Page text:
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taxadvisor.uk
taxadvisor.uk, Chartered Certified Accountant
Category: Tax
Satisfied Customers: 4972
Experience:  FCCA - over 35 years experience as a qualified accountant (UK based Practitioner)
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I want to buy a second property purposes. If i put it in my

Customer Question

hi,
I want to buy a second property for rental purposes. If i put it in my sons name (18 and a student) I will avoid the extra stamp duty and also less tax on rental income. What happens when he sells it and gives me the proceeds ? what the tax implications.
I understand the 7 year IHT rules for me buying him the house.
Thanks
Submitted: 1 year ago.
Category: Tax
Expert:  taxadvisor.uk replied 1 year ago.

Thank you for your question.

If your son is the only owner of the property then there is no extra stamp duty to pay as the property would be registered in his name and also this being his first residential property, extra stamp duty is not applicable.

You could draw a legally binding agreement that he would return the initial capital outlay on the sale of the property. As far as the gain on sale is concerned he could gift you that sum.

IHT implications -

If you loan him the amount, then it remains part of your estate for IHT purposes and the 7 year IHT rules don't apply. If you gift him the money, then it is treated as a potentially exempt transfer and 7 year rule applies.

If your son gifts you what is the eventual profit on sale of property, then it would be a PET for his IHT purposes.

If your son lives in the property throughout the period of ownership, any gain made on sale of it would be exempt from CGT as it would be covered by private residence relief. AS the property would be in his name I have covered how you should handle the transfers in a tax efficient way.

I hope this is helpful and answers your question.

If you have any other questions, please ask me before you rate my service – I’ll be happy to respond.

Customer: replied 1 year ago.
Regarding,
'If your son gifts you what is the eventual profit on sale of property, then it would be a PET for his IHT purposes'.My question is more around if he gifts me the whole sale proceeds including any gain, rather than just the profit.. Also what is PET ?If I'm correct in what you are saying, when he returns the money to me, it is his inheritance allocation to me (his father) and the same IHT rules apply but in the opposite direction (son to father)Arif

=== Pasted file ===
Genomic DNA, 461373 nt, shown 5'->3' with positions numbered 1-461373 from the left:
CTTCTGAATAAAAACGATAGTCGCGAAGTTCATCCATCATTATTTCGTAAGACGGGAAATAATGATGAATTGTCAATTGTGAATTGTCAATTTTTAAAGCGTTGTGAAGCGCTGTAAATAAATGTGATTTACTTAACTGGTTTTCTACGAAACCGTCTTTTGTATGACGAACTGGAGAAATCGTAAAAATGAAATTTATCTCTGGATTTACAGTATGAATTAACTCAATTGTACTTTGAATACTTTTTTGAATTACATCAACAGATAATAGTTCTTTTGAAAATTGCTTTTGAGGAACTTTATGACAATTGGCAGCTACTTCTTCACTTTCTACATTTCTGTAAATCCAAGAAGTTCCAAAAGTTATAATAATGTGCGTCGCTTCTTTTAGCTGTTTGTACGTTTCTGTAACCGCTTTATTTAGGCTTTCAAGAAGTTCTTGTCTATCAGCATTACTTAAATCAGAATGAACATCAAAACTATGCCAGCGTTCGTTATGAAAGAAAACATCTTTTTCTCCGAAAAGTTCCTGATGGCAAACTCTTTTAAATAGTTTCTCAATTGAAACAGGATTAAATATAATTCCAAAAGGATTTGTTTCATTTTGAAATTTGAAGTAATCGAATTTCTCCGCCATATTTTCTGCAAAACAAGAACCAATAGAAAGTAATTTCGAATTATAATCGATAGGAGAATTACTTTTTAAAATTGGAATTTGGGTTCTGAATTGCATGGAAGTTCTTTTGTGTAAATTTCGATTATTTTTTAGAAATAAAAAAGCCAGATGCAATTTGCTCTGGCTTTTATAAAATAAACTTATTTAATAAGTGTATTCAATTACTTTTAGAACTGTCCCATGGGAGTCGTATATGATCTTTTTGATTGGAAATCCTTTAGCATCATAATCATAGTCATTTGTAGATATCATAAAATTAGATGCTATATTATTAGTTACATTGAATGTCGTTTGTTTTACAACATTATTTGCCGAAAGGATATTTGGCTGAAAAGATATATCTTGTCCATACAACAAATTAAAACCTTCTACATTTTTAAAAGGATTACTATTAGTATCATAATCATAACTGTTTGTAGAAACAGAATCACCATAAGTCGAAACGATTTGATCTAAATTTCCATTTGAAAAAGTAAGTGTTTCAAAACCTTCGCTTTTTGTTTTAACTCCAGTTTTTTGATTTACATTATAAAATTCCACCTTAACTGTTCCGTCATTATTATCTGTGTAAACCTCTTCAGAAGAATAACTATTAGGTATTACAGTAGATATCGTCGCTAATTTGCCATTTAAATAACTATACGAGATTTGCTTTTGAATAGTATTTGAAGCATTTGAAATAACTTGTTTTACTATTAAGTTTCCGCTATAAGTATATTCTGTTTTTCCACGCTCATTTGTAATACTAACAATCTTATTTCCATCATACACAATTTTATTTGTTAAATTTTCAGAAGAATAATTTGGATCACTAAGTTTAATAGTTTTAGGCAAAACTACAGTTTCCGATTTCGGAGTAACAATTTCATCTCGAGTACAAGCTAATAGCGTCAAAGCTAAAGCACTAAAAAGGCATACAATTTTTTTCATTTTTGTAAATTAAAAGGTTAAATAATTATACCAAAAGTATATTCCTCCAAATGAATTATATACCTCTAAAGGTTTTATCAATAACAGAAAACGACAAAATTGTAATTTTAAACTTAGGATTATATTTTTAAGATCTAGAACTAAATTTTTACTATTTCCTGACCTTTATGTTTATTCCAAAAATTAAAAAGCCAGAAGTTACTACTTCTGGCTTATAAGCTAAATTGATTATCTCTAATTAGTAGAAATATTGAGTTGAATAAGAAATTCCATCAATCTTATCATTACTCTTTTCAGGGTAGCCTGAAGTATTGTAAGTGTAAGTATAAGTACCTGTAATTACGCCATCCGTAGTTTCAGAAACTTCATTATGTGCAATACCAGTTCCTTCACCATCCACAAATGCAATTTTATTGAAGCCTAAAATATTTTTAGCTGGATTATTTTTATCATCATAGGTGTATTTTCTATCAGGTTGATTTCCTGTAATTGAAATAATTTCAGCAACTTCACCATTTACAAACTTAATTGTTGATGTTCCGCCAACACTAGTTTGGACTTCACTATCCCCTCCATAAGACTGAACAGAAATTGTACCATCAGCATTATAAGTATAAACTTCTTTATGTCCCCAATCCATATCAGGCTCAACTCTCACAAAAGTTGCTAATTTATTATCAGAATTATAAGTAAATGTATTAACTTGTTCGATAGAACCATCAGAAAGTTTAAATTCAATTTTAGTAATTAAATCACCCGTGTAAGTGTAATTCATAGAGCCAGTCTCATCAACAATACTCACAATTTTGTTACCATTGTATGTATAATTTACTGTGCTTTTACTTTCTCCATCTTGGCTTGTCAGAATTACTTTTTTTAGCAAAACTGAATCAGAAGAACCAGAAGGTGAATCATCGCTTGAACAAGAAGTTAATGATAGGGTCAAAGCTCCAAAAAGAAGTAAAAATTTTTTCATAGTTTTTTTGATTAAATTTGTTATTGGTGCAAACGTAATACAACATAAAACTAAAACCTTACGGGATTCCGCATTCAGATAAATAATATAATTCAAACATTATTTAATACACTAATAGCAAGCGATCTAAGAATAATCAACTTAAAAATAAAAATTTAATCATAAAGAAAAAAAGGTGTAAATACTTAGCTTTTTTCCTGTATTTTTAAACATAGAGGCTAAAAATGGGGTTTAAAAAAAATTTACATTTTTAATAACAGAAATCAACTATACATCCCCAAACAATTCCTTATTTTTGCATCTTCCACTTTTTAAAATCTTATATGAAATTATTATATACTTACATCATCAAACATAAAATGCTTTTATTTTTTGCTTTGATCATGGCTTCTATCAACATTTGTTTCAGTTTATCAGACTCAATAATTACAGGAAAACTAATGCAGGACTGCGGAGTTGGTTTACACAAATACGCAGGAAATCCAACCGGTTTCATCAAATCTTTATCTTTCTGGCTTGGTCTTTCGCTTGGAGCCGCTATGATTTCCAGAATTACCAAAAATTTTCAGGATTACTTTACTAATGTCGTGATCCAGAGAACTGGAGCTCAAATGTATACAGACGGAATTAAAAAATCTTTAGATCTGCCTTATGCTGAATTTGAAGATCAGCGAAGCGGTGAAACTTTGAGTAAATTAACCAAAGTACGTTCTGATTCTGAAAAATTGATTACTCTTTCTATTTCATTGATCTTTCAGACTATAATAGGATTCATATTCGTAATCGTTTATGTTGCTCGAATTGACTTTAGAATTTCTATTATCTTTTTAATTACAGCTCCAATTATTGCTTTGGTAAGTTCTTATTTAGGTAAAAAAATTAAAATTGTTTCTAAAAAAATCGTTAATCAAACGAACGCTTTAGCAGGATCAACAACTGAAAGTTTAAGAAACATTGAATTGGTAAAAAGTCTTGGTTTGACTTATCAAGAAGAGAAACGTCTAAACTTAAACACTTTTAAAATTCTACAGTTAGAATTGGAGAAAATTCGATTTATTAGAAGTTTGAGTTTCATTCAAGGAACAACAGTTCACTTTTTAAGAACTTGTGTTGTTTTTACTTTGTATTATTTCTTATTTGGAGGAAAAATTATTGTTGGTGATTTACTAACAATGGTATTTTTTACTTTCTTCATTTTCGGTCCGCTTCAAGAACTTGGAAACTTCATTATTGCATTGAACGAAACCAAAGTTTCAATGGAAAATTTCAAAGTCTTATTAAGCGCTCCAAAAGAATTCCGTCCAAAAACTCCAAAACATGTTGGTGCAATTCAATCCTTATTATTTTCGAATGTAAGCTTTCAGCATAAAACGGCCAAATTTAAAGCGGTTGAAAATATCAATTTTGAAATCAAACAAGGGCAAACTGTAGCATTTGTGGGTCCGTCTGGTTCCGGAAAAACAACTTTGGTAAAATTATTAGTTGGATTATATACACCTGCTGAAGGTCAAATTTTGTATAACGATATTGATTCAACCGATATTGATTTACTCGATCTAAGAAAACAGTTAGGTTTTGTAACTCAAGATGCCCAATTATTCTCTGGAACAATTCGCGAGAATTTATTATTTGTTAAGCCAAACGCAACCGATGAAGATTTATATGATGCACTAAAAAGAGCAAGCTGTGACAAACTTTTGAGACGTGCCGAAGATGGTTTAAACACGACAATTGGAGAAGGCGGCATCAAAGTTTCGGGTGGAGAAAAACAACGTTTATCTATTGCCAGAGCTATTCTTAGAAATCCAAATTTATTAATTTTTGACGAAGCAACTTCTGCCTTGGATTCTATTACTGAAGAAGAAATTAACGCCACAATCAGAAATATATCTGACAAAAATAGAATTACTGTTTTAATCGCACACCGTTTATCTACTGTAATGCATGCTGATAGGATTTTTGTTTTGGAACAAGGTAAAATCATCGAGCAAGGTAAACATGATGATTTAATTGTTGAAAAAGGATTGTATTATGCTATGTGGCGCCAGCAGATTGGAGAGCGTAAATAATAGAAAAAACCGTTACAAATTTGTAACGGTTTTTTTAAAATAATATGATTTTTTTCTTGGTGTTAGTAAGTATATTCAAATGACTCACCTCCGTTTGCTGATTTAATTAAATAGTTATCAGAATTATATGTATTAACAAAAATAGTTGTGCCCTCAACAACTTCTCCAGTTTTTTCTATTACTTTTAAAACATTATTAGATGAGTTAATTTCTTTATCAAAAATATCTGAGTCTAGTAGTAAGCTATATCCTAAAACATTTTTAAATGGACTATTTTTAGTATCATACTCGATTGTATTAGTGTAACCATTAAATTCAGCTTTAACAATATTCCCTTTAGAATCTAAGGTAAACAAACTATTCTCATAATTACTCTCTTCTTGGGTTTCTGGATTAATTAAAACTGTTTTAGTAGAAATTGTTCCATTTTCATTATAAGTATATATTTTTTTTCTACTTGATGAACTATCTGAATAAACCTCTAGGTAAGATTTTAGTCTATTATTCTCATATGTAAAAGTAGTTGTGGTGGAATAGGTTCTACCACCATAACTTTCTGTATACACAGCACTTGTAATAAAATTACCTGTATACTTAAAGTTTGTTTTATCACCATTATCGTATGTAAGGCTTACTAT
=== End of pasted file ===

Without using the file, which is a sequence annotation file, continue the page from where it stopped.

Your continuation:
Expert:  taxadvisor.uk replied 1 year ago.

Thank you for your reply.

Whether he gifts you the profit on sale or the sale proceeds, the amount would be deemed a potentially exempt transfer as far as his wealth goes for IHT purposes. He would be gifting you the sum and if he survives for 7 year from from the date of the gift, then the amount concerned would be out of scope of IHT.. the same way as you gifting him the amount to purchase the property in the first place.

I hope this is helpful..

Expert:  taxadvisor.uk replied 1 year ago.

PET stands for potentially exempt transfer

Customer: replied 1 year ago.
Actually, I thnk you answered the question here
'You could draw a legally binding agreement that he would return the initial capital outlay on the sale of the property. As far as the gain on sale is concerned he could gift you that sum.'So to be clear when he returns the original amount which I funded the property with, there is no tax implications and the original amount to him and back to me (not considered a gift)
Expert:  taxadvisor.uk replied 1 year ago.

Thank you for your question..

Granting of a loan and a repayment of it has no tax implications as it is movement of capital without a gain and it is not considered a gift.

I hope this is helpful.

Customer: replied 1 year ago.
Thanks very much, all proving very useful. In conclusion then,
- I can purchase him a property at reduced stamp duty (first time buyer),
- Put a binding agreement in place for the loan and the return of
- any gains via increase in house price which is returned to me, can be treated as a gift and under the 7 year IHT rule could be tax free.
- the returns of the initial loan is tax free as there is no gain, only movement
ArifArif
Expert:  taxadvisor.uk replied 1 year ago.

Arif, thanks for your reply.

You have summarised the plan well.

If you are happy and there are no more issues I will appreciate if you would kindly rate/accept the service I provided to ensure I get credited for it by Just Answer.

taxadvisor.uk and other Tax Specialists are ready to help you
Customer: replied 1 year ago.
np, 5* given, hopefully this is also an acceptance, as I cannot easily see a separate button to accept and close case.Many thanks
Expert:  taxadvisor.uk replied 1 year ago.

Thank you for accepting my answer.

Best wishes

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